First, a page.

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Antrax
Posted: Tue Sep 21, 2010 6:23 am    Post subject: 1

Samadhi, your code won't be optimized until you a) stop using Java and b) use dynamic programming over recursion. This particular recursion is so simple that you could just use a stack to eliminate the function call, but that would still leave you with calculating the same input many times.
L'lanmal
Posted: Mon Sep 20, 2010 9:57 pm    Post subject: 0

I just noticed this thread was somewhat unfinished as far as the mathematical solution.

This game (credited to Robert E. Gaskell) is described in Chapter 13 of Martin Gardner's book Mathematical Circus, originally from his Scientific American columns. The generic solution given involves expressing the number as a sum of non-consecutive fibonacci numbers --- hense the name. In this case, the largest fibonacci number under 31 is 21, leaving 10. Largest under 10 is 8, leaving 2. So, 31=21+8+2 and 2 is a winning play. (8+2=10 is as well, as you found.)
Posted: Wed Apr 02, 2008 3:29 am    Post subject: -1

lostdummy, you got it. My program found those two answers.
Here's my code (slightly optimized):
Code:
public class blah {
public static void main(String[] args) {
for (int i = 10; i>0;i--){
if (checkMove(i, 31)) System.out.println(i);
}
System.out.println("done");  //Only here so you know the program did something
}
static boolean checkMove(int take, int remain){
if ((remain-=take)<=0) return true;
if (remain <= take<<1) return false;
int i = Math.max(1, Math.min((remain-1)/3, take<<1));
for (int j = i; j>0; j--)
if (checkMove(j, remain)) return false;
return true;
}
}

The recursive call is based on the fact that for your move to be good, all your opponents answering moves must fail, and for a move to fail at least one answering move must succeed.
You won't take more than a third unless it's the remainder.
L'lanmal
Posted: Tue Apr 01, 2008 9:09 pm    Post subject: -2

lostdummy
Posted: Tue Apr 01, 2008 5:51 pm    Post subject: -3

regarding problem, only thing that i see as problematic is one single word: ONLY should be removed from "what is the only move you can make...", since there are two moves that grant victory, 2 and 10 .

Quote:
I honestly don't know how to solve it mathematically but my CS solution was 7 lines.

As for method that I used to solve, I used two methods and both were computer calculations, although they are different in level of optimization.

If your "CS solution" means "Computer Simulation", that would be probably similar to my 1st method, where i recursivelly tried every possible move. very short to implement, but very unoptimized - for calculating position with 31 stones and 9 as last move (as in problem) it needed 23,485,165 calls to inner calculation (or 418,503 if i dont try to count number of different best moves).

But it is still "calculation" and not "simulation" since it return exact, mathematically correct number every time.

My 2nd method is what would probably pass as "how to solve it mathematically". There I implement modified Mexx/Grundy numbers approach, which is standard for bipartisan independend games like Nim. Basically, you start from losing position, and expand set of such positions that are "losing" for player to move next. Goal for player on move is to leave for next player one position from such set.

Calculation in this case is MUCH shorter, since there are about 820 possible positions in this game if we start with 40 stones. Basically I modified usual approach since position here is combination of number of stones and number of possible removals. Theoretically that would result in 40*40 "positions", but since you can not remove 40 if you have 7 stones, that is actually about 40*40/2 positions , which is around 800. Further optimization is possible, since there is no point in playing more than half of stones (unless winning move), since that would guarantee next player to win. So number of positions could be reduced to about 400 - but since difference between 800 and 400 could be ignored when solving by computer, I didnt implement that one ;p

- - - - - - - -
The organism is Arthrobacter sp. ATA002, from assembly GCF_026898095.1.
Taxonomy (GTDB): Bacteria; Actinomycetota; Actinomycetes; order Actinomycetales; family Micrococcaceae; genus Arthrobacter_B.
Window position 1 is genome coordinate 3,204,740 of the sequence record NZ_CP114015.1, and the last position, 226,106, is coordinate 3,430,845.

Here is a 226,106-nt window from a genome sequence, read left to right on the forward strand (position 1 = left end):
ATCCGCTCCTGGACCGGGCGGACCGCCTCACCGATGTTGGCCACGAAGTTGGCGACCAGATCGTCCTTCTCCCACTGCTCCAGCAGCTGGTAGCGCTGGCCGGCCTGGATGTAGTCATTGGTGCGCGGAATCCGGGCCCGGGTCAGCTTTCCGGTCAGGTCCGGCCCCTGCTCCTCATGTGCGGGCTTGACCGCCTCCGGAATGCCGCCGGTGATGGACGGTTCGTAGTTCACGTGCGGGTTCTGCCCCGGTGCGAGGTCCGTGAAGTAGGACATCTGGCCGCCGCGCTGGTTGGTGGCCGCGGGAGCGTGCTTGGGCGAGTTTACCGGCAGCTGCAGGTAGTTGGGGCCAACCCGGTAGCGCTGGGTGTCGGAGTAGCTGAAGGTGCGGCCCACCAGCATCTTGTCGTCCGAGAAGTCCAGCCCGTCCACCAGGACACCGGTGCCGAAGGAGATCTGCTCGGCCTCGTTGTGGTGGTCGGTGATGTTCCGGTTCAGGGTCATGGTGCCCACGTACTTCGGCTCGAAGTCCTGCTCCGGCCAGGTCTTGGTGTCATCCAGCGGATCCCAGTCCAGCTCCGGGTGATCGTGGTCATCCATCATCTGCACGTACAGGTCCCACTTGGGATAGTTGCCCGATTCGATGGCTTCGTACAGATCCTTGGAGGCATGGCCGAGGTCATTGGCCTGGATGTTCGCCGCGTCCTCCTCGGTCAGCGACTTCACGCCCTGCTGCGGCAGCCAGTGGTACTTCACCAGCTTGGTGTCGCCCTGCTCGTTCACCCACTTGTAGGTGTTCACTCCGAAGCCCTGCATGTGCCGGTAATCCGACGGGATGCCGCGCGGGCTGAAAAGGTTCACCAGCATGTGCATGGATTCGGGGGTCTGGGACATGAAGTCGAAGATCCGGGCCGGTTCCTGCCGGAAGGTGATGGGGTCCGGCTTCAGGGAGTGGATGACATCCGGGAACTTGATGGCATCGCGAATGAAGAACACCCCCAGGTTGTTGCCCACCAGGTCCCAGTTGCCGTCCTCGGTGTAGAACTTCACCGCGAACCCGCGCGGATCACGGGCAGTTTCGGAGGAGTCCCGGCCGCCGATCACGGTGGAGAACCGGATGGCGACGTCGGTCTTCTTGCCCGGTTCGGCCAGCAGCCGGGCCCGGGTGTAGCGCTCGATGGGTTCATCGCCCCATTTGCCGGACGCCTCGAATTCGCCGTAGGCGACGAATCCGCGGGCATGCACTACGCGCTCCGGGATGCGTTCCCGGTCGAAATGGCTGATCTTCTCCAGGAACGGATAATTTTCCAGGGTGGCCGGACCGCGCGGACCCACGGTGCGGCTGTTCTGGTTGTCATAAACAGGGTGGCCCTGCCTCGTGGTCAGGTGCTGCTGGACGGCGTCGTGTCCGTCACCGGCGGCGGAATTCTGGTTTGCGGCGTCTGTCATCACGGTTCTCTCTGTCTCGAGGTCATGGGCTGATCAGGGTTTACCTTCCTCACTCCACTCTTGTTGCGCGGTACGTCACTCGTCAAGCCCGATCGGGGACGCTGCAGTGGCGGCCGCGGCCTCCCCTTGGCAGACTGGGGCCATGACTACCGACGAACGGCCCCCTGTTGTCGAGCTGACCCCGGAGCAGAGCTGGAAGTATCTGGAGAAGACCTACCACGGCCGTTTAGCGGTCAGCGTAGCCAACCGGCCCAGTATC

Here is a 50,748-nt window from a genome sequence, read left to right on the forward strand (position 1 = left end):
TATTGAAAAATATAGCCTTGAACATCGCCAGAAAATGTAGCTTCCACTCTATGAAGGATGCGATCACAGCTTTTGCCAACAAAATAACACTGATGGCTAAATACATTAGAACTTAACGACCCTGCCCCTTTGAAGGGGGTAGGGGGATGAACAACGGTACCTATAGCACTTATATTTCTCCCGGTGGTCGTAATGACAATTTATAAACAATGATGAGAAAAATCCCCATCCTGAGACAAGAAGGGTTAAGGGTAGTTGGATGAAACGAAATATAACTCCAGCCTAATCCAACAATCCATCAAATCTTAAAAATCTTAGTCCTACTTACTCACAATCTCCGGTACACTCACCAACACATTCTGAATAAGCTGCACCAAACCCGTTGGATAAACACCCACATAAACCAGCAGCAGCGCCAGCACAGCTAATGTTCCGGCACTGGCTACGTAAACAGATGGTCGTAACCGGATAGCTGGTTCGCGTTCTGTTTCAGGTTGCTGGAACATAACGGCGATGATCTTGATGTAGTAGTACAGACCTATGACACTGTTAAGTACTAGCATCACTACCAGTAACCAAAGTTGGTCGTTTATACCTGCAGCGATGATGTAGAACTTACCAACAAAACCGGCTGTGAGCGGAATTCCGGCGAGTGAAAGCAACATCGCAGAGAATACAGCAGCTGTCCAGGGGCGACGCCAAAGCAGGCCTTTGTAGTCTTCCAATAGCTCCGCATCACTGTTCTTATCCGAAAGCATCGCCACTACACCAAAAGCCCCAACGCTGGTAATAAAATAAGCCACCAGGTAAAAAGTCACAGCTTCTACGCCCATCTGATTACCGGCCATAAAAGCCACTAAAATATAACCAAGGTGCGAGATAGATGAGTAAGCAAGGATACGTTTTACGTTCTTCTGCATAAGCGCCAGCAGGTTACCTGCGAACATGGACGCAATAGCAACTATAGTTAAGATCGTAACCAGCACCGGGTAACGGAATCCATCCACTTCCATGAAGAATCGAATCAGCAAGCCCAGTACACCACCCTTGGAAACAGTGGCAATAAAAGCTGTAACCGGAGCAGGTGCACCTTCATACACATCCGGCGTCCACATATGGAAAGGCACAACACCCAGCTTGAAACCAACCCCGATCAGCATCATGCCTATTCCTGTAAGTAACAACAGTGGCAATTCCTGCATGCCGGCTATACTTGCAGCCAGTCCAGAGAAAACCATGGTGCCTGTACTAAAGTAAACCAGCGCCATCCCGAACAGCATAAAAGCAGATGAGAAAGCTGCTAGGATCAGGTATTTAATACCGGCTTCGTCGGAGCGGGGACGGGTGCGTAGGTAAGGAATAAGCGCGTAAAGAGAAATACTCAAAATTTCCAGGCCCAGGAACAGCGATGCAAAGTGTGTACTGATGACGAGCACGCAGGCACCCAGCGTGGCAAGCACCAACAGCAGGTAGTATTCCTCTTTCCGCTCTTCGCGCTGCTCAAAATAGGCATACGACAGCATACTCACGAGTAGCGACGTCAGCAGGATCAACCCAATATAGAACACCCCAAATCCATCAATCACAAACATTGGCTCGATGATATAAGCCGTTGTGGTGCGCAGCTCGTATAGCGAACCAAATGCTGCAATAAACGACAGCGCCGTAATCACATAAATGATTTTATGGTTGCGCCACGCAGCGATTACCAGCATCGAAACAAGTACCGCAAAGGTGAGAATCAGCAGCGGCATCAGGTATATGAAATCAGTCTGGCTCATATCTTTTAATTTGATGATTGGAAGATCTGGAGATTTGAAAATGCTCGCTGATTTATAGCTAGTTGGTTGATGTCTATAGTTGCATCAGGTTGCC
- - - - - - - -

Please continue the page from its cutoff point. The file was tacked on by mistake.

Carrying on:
And calculating which of those 800 positions are "losing" (having modified Grundy number 0) is very fast and even more straightforward than recursive calling. Another important benefit is that you only calculate once for entire game. So when you need to get next best move, ot to play entire game against opponent, you dont need to recalculate anything, while with first (recursive) approach it need to be calculated again on every move.

But this 2nd approach is still "calculation" just like first one, only it is better optimized - although every calculation is in essence "mathematical solution", only with several, usually repeating, steps ;p
Posted: Tue Apr 01, 2008 2:26 pm    Post subject: -4

Problem of the Fortnight! This one was for 2/15/2008.
Problem of the Fortnight wrote:

Fibonacci Nim is a two player game, played as follows. Players
take turns removing stones from a pile (and discarding the removed stones).
They must remove at least one stone, but no more than twice what their opponent
removed immediately before. Whoever removes the last stone(s) wins, and the
first player may remove any number of stones (except all of them).

Here's a sample game, starting with 10 stones:
A removes 2, leaving 8
B may remove between 1 and 4, chooses to remove 1, leaving 7
A may remove either 1 or 2, chooses to remove 1, leaving 6
B may remove either 1 or 2, chooses to remove 2, leaving 4
A may remove between 1 and 4, chooses to remove 4, A wins.

You are playing with your friend, starting with 40 stones. Your friend went
first, and removed nine (which was a mistake). There are now 31 stones. What is the only move you can make, to guarantee victory?

I honestly don't know how to solve it mathematically but my CS solution was 7 lines. And it suggests that something is wrong with the puzzle description. What might that be?